Real estate agents and brokers today are staying ahead of the competition with technology, with is being molded by ever-changing market conditions and shifts in consumer behaviors.
Ashkan Zandieh is the CEO/Founder of RE:Tech, a real estate tech research marketing agency that tracks and analyzes emerging trends in real estate tech to better understand technology’s impact on the industry.
“For the past decade, emerging technology companies that focus on commercial and residential real estate products and services have moved quickly, forcing traditional real estate firms to rethink their core business models and embrace digital first innovations,” Zandieh wrote in Forbes recently. “But as the real estate tech sector begins showing signs of maturity, companies wondering how they will fit into this new era must understand the forces that are leading change.”
Zandieh noted that the concept of what makes up real estate tech will shift as the industry continues to expand amid an increase in investor appetites and a growing customer base.
“As the industry evolves, it will play a role well beyond real estate products and services, individual companies will vie to become undisputed leaders by size and breadth and ecosystems will develop that have a tight grip on customer loyalty,” he wrote.
So, what does 2018 have in store for agents and brokers?
One, according to Zandieh, is the rise of transaction-engagement focused technology.
A great example of this is Robert Refkin, the CEO and founder of Compass. Compass is building the first modern real estate platform, pairing the real estate agents with technology to make the search and sell experience intelligent and seamless.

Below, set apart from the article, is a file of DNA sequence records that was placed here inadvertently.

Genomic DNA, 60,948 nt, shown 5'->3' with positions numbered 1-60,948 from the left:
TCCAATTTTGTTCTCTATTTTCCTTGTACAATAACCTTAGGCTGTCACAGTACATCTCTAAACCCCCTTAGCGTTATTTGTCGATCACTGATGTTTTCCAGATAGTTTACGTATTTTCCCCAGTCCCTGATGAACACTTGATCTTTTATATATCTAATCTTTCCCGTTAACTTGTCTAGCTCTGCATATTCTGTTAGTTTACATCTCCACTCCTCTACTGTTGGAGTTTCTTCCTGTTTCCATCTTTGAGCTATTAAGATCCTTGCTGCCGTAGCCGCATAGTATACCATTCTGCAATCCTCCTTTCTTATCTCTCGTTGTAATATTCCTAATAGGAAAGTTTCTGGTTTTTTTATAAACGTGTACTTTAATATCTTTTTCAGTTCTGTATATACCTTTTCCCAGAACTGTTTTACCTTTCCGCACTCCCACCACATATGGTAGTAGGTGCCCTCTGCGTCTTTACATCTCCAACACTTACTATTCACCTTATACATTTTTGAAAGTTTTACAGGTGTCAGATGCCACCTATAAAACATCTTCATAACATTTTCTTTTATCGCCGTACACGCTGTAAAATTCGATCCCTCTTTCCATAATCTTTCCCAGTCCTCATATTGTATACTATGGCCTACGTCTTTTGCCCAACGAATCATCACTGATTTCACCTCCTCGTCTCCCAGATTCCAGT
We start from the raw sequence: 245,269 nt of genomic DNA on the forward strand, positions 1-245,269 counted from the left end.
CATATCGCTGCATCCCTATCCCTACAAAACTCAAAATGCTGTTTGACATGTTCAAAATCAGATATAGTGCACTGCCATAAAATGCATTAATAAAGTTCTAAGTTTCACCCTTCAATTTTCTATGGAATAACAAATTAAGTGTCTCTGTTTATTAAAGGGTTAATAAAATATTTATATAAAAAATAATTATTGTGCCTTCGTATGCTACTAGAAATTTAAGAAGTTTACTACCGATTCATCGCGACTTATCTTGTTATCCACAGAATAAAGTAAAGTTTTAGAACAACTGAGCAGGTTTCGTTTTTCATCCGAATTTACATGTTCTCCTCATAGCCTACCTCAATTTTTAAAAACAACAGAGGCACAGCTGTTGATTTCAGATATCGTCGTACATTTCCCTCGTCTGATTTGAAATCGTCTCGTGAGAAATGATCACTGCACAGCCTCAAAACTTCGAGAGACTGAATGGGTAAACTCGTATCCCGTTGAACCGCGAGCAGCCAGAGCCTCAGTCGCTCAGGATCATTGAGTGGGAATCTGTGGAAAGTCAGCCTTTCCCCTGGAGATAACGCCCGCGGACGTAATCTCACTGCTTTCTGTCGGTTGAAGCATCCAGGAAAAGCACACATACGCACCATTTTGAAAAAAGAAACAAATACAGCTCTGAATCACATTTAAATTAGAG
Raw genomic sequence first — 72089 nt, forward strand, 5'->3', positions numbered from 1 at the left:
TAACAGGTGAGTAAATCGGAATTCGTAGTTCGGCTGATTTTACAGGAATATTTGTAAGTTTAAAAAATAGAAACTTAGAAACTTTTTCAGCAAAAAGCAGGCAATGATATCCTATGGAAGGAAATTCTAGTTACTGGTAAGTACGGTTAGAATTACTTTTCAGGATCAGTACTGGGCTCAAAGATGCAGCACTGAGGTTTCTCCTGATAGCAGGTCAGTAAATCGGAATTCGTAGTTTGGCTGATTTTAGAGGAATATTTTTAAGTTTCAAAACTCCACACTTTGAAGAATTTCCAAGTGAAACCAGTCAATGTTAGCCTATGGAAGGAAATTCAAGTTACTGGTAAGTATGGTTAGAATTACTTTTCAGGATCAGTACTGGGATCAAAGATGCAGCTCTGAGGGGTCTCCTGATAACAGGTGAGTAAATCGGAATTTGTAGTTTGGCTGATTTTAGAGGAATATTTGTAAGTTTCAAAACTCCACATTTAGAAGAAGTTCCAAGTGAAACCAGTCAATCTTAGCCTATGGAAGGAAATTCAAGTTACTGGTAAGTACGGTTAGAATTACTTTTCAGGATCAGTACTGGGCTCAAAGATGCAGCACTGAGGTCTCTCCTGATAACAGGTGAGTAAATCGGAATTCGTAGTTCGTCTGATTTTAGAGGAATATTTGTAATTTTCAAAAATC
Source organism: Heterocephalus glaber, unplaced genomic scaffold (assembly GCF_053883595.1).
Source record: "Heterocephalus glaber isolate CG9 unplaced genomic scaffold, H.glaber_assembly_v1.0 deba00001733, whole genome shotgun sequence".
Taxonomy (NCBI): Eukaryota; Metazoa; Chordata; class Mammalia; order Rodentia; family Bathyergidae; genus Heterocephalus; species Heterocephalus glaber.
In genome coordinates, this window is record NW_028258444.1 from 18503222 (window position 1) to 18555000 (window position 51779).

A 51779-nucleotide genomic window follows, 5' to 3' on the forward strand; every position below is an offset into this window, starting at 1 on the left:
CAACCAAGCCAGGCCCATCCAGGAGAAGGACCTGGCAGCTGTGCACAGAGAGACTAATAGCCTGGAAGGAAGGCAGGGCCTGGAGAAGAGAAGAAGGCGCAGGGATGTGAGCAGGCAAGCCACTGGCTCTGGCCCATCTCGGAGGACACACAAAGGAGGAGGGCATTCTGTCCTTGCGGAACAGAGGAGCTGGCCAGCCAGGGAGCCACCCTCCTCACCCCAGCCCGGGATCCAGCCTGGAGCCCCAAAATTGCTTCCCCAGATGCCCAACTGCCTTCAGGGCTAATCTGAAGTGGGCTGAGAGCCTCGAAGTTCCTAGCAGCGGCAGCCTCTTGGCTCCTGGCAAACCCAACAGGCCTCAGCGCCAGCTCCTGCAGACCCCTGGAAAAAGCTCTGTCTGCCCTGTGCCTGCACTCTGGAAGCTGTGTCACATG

Compass in 2017 unveiled Collections, an interactive online home search tool. Touted as “the Pinterest of real estate,” Collections enables home buyers and agents to organize, discuss and collaborate on hand-picked properties, ultimately streamlining the transaction-engagement process by better understanding buyer behavior.
Another trend to watch it chatbots in real estate.
Zandieh noted that when it comes to real estate, chatbots have the potential to revolutionize lead generation and customer service. By automating the initial stages of contact between agents and prospects, a real estate chatbot can be more efficient in engaging visitors, resulting in higher lead conversions.
Blockchain continues to evolve in real estate transactions as the industry explores how blockchain technology could be used to store property records in the 5.2 million-resident county, which includes Chicago.
Blockchain is a continuously growing list of records, called blocks, that are linked and secured using cryptography. It is best known for keeping track of who owns digital currencies like Bitcoin. Advocates of the technology say it can revolutionize real estate deals and recording keep costs.
For agents and brokers, technology will continue to drive innovation in the real estate market and could lead to a shake-up. Zandieh noted that today’s real estate tech companies won’t necessarily disrupt an industry but will disrupt legacy companies that refuse to adapt.